Lilongwe 26 July 2019 The UK Department for International Development (DFID) has provided about £478,000 to UNICEF for Ebola preparedness and prevention work in Malawi. The Ebola outbreak which was previously confined to one area in the Democratic Republic of Congo (DRC) has now spread to the city of Goma. Goma is a city of 2 million people which lies on DRC's border with Rwanda, putting neighboring countries, and the Southern Africa region at potential risk of Ebola. The World Health Organization has since declared the Ebola outbreak in DRC a “Public Health Emergency of International Concern”.
About 500 refugees and asylum seekers enter Malawi every month, most of them from the DRC. Although none of the migrants have ever reported having been in Ebola hotspots, the likelihood of an infected person crossing into Malawi is there.
In addition, Malawi Defense Forces (MDF) soldiers are presently stationed in the DRC, including in Beni, which is the worst affected area. The army, which is on a UN peace keeping mission force, conducts regular deployment with soldiers returning home and new teams sent to the DRC. Although the soldiers do not come in contact with patients, the possibility of contracting the infection by any member of the force is there given that they are stationed in the hotspot area.
"Given the worrying developments in DRC, it is essential we help the Government of Malawi make preparations to prevent the virus entering and taking hold. Putting effective measures in place now will help keep Malawi safe." Desmond Whyms, Health Team Leader, DFID Malawi
With this funding, 500 health workers from nine districts (Chitipa, Karonga, Mzuzu, Dowa, Lilongwe, Mchinji, Dedza, Mwanza, and Blantyre) will be trained to prevent, detect, treat and manage Ebola. UNICEF will procure supplies to ensure that the nine districts are prepared for any potential outbreak. Over the next four months, UNICEF will also support the screening of soldiers returning from the DRC and ensure that communities in border districts are sensitized about Ebola, to recognize and quickly report any suspected cases and how to protect themselves and their children.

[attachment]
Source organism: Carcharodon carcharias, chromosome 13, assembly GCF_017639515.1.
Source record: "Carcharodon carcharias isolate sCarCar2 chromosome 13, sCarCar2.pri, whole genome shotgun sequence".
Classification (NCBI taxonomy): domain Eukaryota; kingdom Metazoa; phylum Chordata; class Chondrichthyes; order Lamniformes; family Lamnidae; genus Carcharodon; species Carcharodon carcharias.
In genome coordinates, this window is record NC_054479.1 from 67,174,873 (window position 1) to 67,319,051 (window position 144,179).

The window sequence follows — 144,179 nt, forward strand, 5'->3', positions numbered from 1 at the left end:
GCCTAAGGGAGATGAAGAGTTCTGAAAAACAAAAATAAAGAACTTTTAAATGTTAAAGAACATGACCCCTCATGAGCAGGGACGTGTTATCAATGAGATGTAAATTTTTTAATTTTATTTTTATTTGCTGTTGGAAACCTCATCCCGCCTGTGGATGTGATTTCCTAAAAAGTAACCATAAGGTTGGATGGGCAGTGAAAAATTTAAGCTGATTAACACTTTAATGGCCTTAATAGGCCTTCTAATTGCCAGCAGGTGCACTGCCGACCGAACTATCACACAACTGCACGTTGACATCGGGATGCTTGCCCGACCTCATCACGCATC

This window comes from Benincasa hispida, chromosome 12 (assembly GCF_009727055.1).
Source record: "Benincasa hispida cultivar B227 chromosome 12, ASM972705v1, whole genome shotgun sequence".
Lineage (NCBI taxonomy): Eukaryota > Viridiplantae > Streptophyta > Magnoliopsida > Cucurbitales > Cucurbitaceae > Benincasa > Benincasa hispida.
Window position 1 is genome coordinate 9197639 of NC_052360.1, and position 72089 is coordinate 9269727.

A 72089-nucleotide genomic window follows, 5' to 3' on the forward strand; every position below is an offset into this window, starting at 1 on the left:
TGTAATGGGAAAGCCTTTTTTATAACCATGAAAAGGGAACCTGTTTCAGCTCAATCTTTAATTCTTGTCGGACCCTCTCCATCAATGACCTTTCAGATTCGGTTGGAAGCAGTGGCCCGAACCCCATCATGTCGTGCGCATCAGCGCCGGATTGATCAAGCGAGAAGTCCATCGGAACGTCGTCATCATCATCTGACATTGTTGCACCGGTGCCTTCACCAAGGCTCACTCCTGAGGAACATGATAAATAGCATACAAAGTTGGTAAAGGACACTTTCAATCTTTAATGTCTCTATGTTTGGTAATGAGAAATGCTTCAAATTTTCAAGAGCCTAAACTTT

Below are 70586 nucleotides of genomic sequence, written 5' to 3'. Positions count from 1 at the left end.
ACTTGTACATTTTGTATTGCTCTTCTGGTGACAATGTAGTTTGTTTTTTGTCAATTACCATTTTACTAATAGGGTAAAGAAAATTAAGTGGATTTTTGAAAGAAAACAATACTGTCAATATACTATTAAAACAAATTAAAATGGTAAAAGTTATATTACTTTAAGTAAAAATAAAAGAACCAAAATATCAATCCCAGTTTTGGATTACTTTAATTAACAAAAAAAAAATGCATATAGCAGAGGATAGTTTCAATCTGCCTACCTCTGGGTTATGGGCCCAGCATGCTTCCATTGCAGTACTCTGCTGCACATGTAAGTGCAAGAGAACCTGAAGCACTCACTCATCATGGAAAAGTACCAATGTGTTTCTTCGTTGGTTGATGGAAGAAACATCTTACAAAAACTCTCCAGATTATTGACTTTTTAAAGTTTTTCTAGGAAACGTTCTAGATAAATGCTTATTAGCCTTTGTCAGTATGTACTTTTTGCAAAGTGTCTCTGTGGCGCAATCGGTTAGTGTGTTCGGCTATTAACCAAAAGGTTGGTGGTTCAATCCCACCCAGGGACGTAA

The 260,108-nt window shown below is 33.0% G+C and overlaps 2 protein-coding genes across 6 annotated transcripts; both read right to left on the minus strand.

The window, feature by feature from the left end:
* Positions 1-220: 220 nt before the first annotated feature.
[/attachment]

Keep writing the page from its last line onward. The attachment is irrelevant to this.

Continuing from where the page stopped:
"The risk of Ebola is real. Communities and health workers must therefore be vigilant. We welcome DFID’s support which will strengthen our work with the Government of Malawi and NGO partners in the border districts to prevent Ebola from crossing into Malawi," said UNICEF Malawi Health Specialist Steve Macheso.
“This is a timely assistance to Malawi now that the risk status of Ebola has been elevated by the WHO declaration. DFID has been a historical partner and has always met the needs of Malawi in many sectors including health. The training of Health Care Workers (HCWs) will bring confidence to our HCWs when dealing with the transmission risk associated with Ebola. The Malawi Government is very appreciative of the support” said Joshua Malango Principal Public Relations Officer, Ministry of Health and Population.
Note to editors
• The first recorded Ebola outbreak happened simultaneously in Sudan and former Zaire in 1976 near and around the settlements of River Ebola, where the illness derived its name from.
• Ebola is transmitted through direct contact with secretions of an infected person or dead bodies. Health workers can be infected while taking care of patients.
• Ebola initially presents flu like symptoms, followed by vomiting and diarrhea that often evolves quickly to bloody diarrhea and bleeding disorder like symptoms. Death often happens within one week of onset of illness.
• The largest Ebola outbreak happened between 2013 and 2016 in West Africa where it affected large urban areas for the first time. Since then trends have shown that Ebola can strike urban areas, and densely populated slum areas with poor hygiene and sanitation conditions.
• As of 22nd July, 1,746 people have died out of the 2,597 Ebola cases recorded in the DRC since May 2018 (WHO)
Ebola prevention tips
• Practice careful hygiene (e.g., wash hands with soap and water, alcohol-based hand sanitizer, or chlorine solution)
• Avoid contact with body fluids
• Do not handle items that have come into contact with an infected person's body fluids (e.g., clothes, medical equipment, needles)
• Avoid funeral or burial rituals that require handling of the body of someone who has died from confirmed or suspected Ebola virus infection
• Avoid contact with nonhuman primates and bats, including body fluids or raw meat prepared from these animals
• Returning travelers (including healthcare workers) should follow policies for surveillance and monitor their health for 21 days and seek medical attention if symptoms develop, especially fever
• Health workers should wear protective clothing
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